Sunday, January 20, 2008

On the Banks of Infinite Bliss

Submitted by Bronte Baxter. If you have an article you would like to post, please contact

A Parable
by Bronte Baxter

An ignorant peasant who has never seen the ocean goes on a journey in search of it. He wants to spend the rest of his life by the sea, basking in its magnificent beauty. All his life he's prepared himself to take this great journey. Seeing and dwelling beside the ocean is the great goal of his life.

A self-serving scoundrel encounters the peasant on his sojourn, learns of his intentions, and comes up with a clever idea. He tells the peasant that he himself lives by the ocean, and that if the peasant follows him, he'll show him the quickest and surest way there.

The peasant follows the scoundrel "guide," who leads him to a muddy pond on the banks of which the scoundrel guide happens to live. But before he gets the peasant to the pond, the scoundrel tells the peasant stories of his own about the ocean. He tells him how the ignorant do not recognize the ocean for its true greatness but see instead only a small body of water. He says it takes a true wise man to know the ocean for what it is, to see beyond mundane appearances, and that if this peasant follows him faithfully, he will not only arrive at the ocean but cognize its true unbounded nature, thereafter living the rest of his years in bliss on its infinite shore.

The peasant arrives as the little pond, and sees muddy water. He is somewhat disappointed at first, but rallies his spirits with the many lofty explanations of this ocean that he remembers from the stories of his illustrious guide. All at once, the peasant DOES see that what is before him is not truly a murky pond but a vast unbounded sea, although its infinite nature is invisible to the eye of the senses.

At this point, the scoundrel guide praises his disciple for his brilliant transcendental perception, then tells him that the ocean allows only the truly pure of heart to bask forever on its shores. If the man wishes to do that, he must first become worthy.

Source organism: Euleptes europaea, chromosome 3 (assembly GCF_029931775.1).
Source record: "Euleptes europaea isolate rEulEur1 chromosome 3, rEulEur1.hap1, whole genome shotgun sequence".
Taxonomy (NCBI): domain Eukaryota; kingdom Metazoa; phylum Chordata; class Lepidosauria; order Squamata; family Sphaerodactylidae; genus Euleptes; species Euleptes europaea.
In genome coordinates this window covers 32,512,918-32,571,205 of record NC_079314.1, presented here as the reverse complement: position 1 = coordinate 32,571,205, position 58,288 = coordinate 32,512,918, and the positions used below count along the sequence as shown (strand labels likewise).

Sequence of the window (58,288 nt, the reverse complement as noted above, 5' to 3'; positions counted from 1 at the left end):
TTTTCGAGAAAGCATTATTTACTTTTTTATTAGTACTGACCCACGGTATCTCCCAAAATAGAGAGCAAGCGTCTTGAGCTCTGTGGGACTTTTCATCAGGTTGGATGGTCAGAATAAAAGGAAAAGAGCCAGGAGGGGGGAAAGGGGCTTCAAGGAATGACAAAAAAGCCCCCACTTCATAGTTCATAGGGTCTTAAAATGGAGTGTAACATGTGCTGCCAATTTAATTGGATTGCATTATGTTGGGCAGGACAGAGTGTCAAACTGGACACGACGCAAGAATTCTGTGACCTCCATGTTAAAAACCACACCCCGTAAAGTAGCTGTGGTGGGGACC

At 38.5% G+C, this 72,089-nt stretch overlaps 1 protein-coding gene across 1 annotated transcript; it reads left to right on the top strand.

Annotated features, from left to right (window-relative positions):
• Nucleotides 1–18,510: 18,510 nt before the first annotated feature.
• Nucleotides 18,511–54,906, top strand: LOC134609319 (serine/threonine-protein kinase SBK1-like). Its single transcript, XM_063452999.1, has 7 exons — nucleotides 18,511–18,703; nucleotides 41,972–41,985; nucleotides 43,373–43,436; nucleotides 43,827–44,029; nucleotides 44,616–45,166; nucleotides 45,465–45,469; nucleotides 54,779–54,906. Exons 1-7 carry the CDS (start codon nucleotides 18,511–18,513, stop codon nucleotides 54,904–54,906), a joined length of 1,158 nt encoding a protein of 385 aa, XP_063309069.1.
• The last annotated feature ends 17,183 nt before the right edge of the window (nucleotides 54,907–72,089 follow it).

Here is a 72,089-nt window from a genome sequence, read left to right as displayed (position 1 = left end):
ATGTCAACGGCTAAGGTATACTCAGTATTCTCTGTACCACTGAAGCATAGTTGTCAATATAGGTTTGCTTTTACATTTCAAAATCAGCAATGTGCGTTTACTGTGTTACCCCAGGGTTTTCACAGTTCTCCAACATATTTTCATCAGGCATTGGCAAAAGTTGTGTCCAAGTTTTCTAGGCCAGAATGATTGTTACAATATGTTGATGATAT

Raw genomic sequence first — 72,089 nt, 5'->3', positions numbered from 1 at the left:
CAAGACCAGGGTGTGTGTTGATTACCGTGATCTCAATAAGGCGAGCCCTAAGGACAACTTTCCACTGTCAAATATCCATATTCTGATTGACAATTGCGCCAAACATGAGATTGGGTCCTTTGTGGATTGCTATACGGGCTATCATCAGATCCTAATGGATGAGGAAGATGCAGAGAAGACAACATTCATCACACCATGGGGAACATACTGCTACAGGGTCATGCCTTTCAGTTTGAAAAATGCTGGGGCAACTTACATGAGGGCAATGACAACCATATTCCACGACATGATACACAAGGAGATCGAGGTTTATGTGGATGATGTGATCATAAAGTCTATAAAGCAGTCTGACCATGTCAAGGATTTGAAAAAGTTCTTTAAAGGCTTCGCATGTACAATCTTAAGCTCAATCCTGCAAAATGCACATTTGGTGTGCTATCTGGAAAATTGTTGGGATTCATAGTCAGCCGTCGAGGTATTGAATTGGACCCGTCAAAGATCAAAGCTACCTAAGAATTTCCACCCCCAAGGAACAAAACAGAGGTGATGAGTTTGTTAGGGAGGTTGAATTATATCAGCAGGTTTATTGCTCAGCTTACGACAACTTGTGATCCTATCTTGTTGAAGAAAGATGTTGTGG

"How do I get worthy?" asks the trusting soul. "By selfless service to the ocean itself," answers the scoundrel guide. "It so happens, I am the oracle of the sea, the human living embodiment of this limitless body of water. I am not the man I appear to your senses (this body is but my outer covering). I am the living spirit of the infinite water itself. You will see this with your inner vision if your heart is clean." The peasant sees it, and falls at the scoundrel guide's feet.

"Ah, you do see past the illusions of the senses, my beloved child," offers the scoundrel. "Now all that's needed for you to fulfill your dream of basking forever on the shores of the sea is to live the rest of your life in selfless service to me, the embodiment of the ocean you so adore." The peasant believes this, because his guide led him where he said he would -- to the ocean -- so he must be telling the truth.

The peasant lives 'til the end of his days on the muddy banks of a tiny pond, as the grateful slave of the man who waylaid him from his true journey. He carries water, washes dirty dishes and clothes, cleans and cooks, gives sexual favors and faithfully does everything else that ever is asked of him.

The scoundrel is delighted with the peasant, who makes it possible for the scoundrel never to have to work for a living again, now that he has a fool to cater to his every whim and need. A fool who thinks his master is the ocean and that the murky pond he lives on is all there is of greatness in the world.

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